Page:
This time the plank bridge was easy to find, because I could see the ski tracks that Annika and I left last weekend, when we skied Spåret the first time. I continued through the forest. I have jogged and promenaded this track many times, otherwise I hardly would have found the way.
Skiing was quite exhausting because my skis sank down at least 20 cm with each step, sometimes even knee deep. Will I come back in time to participate the next meeting? I guess I have to ski faster and take less photos. The last one I took was when I crossed Södra Obbolavägen, our only road to “civilisation”.
To make it short: I arrived in time.
Some hours later I had a special after work activity: clearing a roof of snow. Most roofs had been blown free but there was one large snowdrift on the roof of our main house that I shovelled away while standing on the old metal ladder.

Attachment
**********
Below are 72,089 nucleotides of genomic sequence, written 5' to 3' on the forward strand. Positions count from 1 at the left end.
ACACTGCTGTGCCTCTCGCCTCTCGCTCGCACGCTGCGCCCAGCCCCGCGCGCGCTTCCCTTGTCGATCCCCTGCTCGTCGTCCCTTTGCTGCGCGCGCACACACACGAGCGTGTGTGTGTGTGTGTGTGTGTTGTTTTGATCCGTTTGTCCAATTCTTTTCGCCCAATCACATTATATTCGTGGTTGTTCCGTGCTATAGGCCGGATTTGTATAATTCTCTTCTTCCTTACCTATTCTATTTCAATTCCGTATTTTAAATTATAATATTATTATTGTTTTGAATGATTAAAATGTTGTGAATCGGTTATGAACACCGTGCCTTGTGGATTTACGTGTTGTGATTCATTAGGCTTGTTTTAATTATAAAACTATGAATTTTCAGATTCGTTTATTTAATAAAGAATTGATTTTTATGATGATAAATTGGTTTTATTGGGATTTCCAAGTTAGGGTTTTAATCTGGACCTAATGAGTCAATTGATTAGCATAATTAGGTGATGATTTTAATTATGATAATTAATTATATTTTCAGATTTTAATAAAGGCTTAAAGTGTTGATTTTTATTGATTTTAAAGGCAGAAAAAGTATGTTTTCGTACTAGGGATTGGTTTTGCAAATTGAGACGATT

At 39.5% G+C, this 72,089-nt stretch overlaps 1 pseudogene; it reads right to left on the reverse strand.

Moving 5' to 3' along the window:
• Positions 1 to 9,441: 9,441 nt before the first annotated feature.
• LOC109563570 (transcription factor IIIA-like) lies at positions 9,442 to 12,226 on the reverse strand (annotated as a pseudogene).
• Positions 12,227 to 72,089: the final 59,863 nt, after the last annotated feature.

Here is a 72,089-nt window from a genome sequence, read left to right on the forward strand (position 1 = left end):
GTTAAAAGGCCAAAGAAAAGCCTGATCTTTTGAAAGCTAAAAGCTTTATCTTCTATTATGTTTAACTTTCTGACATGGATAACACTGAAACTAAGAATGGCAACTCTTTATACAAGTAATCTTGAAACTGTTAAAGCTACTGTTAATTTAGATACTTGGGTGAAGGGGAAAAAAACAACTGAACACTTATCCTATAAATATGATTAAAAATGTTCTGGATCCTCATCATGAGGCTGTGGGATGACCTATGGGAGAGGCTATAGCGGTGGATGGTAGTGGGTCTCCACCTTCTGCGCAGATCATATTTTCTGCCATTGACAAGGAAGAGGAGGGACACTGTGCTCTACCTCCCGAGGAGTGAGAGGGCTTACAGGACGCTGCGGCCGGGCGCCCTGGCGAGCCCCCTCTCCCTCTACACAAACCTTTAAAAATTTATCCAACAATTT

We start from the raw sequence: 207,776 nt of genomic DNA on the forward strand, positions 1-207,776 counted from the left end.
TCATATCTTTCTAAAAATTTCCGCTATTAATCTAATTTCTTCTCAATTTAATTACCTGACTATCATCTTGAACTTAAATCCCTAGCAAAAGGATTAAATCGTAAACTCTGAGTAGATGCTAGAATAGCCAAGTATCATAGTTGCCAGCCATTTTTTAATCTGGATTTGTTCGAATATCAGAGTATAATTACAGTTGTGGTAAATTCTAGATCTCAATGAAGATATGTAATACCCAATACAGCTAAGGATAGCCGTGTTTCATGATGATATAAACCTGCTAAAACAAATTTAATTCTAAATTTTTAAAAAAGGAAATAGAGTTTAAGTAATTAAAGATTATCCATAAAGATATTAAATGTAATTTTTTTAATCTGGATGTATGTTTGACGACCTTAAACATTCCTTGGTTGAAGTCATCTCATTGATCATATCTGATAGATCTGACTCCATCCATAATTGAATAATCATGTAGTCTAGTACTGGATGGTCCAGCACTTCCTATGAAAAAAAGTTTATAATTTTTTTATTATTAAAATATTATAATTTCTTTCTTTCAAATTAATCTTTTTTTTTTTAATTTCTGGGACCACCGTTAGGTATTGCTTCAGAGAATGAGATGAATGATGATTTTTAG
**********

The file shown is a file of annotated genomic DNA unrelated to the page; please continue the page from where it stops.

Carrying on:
The ladder stands still there. Probably I’ll have to do some more shovelling tomorrow again. While I write this blog entry a huge snowdrifts starts to cover the bottom part of my home office window. What a pity, that it probably will rain on Saturday. One of the few disadvantages when living directly by the coast where it uses to be warmer than in the inland.
After yesterday’s snow, that mostly hissed by horizontally due to wind speeds up to 24 m/s the wind was calming down over night. To my surprise 20 additional cm of snow fell on the ground last night without having being blown away.
What a wonderful winter morning. Hardly any wind, still snowing, -7 °C and our house dressed in white velvet.
This article is part of the series
“2020-10: New in Tromsø”.
Days grow shorter and shorter in Tromsø so I took a small outside promenade in my lunch break to catch a bit of daylight. Tromsø is so beautiful with 10 cm of fresh snow that had fallen since yesterday.
I’m not sure if the snow will stay for longer or melt away soon but it doesn’t matter for me. That’s because on Sunday I’ll take the airplane home to Obbola in Sweden and will stay there the rest of the year.
But that’s another story that will be told on Sunday when I’ll spend many hours in Oslo Gardermoen and Stockholm Arlanda waiting for the connection flights.